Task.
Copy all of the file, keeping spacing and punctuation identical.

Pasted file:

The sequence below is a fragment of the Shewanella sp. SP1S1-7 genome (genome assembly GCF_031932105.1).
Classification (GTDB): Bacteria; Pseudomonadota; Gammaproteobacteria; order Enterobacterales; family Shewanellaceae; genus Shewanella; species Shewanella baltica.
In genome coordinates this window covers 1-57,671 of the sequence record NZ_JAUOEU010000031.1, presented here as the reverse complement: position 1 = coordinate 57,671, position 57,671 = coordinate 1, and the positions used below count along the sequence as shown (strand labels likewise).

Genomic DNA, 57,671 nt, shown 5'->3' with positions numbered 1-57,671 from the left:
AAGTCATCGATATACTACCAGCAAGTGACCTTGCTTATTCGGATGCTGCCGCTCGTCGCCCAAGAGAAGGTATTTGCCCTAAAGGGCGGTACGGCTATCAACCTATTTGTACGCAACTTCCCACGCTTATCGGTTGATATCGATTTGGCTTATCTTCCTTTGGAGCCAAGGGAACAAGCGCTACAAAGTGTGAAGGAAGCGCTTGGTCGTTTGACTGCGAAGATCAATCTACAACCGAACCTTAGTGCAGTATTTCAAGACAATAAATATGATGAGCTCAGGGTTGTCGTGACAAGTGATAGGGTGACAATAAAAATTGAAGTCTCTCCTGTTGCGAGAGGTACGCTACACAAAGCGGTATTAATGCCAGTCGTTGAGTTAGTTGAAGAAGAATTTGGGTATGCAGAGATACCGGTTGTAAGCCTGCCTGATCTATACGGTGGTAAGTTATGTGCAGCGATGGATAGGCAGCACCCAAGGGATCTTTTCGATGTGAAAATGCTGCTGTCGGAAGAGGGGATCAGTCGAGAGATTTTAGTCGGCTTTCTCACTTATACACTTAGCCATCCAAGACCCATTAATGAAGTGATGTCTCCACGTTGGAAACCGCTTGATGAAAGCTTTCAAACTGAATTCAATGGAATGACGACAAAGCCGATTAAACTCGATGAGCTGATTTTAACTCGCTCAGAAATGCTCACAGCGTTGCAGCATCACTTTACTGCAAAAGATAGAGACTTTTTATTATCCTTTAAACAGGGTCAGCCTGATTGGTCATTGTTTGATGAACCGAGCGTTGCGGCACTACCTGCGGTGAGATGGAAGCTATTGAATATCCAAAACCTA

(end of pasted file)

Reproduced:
The sequence below is a fragment of the Shewanella sp. SP1S1-7 genome (genome assembly GCF_031932105.1).
Classification (GTDB): Bacteria; Pseudomonadota; Gammaproteobacteria; order Enterobacterales; family Shewanellaceae; genus Shewanella; species Shewanella baltica.
In genome coordinates this window covers 1-57,671 of the sequence record NZ_JAUOEU010000031.1, presented here as the reverse complement: position 1 = coordinate 57,671, position 57,671 = coordinate 1, and the positions used below count along the sequence as shown (strand labels likewise).

Genomic DNA, 57,671 nt, shown 5'->3' with positions numbered 1-57,671 from the left:
AAGTCATCGATATACTACCAGCAAGTGACCTTGCTTATTCGGATGCTGCCGCTCGTCGCCCAAGAGAAGGTATTTGCCCTAAAGGGCGGTACGGCTATCAACCTATTTGTACGCAACTTCCCACGCTTATCGGTTGATATCGATTTGGCTTATCTTCCTTTGGAGCCAAGGGAACAAGCGCTACAAAGTGTGAAGGAAGCGCTTGGTCGTTTGACTGCGAAGATCAATCTACAACCGAACCTTAGTGCAGTATTTCAAGACAATAAATATGATGAGCTCAGGGTTGTCGTGACAAGTGATAGGGTGACAATAAAAATTGAAGTCTCTCCTGTTGCGAGAGGTACGCTACACAAAGCGGTATTAATGCCAGTCGTTGAGTTAGTTGAAGAAGAATTTGGGTATGCAGAGATACCGGTTGTAAGCCTGCCTGATCTATACGGTGGTAAGTTATGTGCAGCGATGGATAGGCAGCACCCAAGGGATCTTTTCGATGTGAAAATGCTGCTGTCGGAAGAGGGGATCAGTCGAGAGATTTTAGTCGGCTTTCTCACTTATACACTTAGCCATCCAAGACCCATTAATGAAGTGATGTCTCCACGTTGGAAACCGCTTGATGAAAGCTTTCAAACTGAATTCAATGGAATGACGACAAAGCCGATTAAACTCGATGAGCTGATTTTAACTCGCTCAGAAATGCTCACAGCGTTGCAGCATCACTTTACTGCAAAAGATAGAGACTTTTTATTATCCTTTAAACAGGGTCAGCCTGATTGGTCATTGTTTGATGAACCGAGCGTTGCGGCACTACCTGCGGTGAGATGGAAGCTATTGAATATCCAAAACCTA